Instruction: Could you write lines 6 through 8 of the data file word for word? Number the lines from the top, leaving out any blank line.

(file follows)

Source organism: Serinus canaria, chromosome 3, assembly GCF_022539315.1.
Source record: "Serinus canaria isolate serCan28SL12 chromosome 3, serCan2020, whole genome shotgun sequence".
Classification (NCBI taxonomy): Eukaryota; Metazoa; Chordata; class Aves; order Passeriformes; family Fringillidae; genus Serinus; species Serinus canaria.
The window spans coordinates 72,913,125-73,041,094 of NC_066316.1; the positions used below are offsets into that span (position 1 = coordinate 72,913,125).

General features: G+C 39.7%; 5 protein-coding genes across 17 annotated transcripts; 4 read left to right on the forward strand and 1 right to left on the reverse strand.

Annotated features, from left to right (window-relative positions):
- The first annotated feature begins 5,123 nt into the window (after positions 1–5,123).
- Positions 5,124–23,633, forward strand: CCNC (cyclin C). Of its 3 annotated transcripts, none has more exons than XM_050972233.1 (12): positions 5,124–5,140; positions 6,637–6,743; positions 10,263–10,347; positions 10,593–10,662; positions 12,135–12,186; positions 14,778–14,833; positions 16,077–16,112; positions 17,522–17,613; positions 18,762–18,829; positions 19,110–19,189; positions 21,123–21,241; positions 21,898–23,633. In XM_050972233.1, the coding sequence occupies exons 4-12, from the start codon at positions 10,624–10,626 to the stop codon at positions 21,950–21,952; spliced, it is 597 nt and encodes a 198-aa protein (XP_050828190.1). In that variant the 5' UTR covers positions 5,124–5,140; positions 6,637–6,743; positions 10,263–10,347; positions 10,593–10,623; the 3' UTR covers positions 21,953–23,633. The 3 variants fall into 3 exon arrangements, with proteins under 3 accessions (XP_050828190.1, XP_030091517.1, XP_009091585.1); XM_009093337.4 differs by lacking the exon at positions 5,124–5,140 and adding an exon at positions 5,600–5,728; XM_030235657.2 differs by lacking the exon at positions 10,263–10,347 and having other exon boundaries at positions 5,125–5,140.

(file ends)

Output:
Annotated features, from left to right (window-relative positions):
- The first annotated feature begins 5,123 nt into the window (after positions 1–5,123).
- Positions 5,124–23,633, forward strand: CCNC (cyclin C). Of its 3 annotated transcripts, none has more exons than XM_050972233.1 (12): positions 5,124–5,140; positions 6,637–6,743; positions 10,263–10,347; positions 10,593–10,662; positions 12,135–12,186; positions 14,778–14,833; positions 16,077–16,112; positions 17,522–17,613; positions 18,762–18,829; positions 19,110–19,189; positions 21,123–21,241; positions 21,898–23,633. In XM_050972233.1, the coding sequence occupies exons 4-12, from the start codon at positions 10,624–10,626 to the stop codon at positions 21,950–21,952; spliced, it is 597 nt and encodes a 198-aa protein (XP_050828190.1). In that variant the 5' UTR covers positions 5,124–5,140; positions 6,637–6,743; positions 10,263–10,347; positions 10,593–10,623; the 3' UTR covers positions 21,953–23,633. The 3 variants fall into 3 exon arrangements, with proteins under 3 accessions (XP_050828190.1, XP_030091517.1, XP_009091585.1); XM_009093337.4 differs by lacking the exon at positions 5,124–5,140 and adding an exon at positions 5,600–5,728; XM_030235657.2 differs by lacking the exon at positions 10,263–10,347 and having other exon boundaries at positions 5,125–5,140.